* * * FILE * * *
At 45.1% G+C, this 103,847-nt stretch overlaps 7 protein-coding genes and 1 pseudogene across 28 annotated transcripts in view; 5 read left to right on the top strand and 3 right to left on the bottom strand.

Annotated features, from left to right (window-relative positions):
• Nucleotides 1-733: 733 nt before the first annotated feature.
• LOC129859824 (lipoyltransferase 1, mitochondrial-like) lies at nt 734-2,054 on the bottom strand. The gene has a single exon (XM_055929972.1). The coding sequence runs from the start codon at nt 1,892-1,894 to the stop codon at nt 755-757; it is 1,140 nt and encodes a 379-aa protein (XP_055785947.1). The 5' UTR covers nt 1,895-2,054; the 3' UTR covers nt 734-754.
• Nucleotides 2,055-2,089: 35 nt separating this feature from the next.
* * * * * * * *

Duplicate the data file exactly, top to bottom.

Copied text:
At 45.1% G+C, this 103,847-nt stretch overlaps 7 protein-coding genes and 1 pseudogene across 28 annotated transcripts in view; 5 read left to right on the top strand and 3 right to left on the bottom strand.

Annotated features, from left to right (window-relative positions):
• Nucleotides 1-733: 733 nt before the first annotated feature.
• LOC129859824 (lipoyltransferase 1, mitochondrial-like) lies at nt 734-2,054 on the bottom strand. The gene has a single exon (XM_055929972.1). The coding sequence runs from the start codon at nt 1,892-1,894 to the stop codon at nt 755-757; it is 1,140 nt and encodes a 379-aa protein (XP_055785947.1). The 5' UTR covers nt 1,895-2,054; the 3' UTR covers nt 734-754.
• Nucleotides 2,055-2,089: 35 nt separating this feature from the next.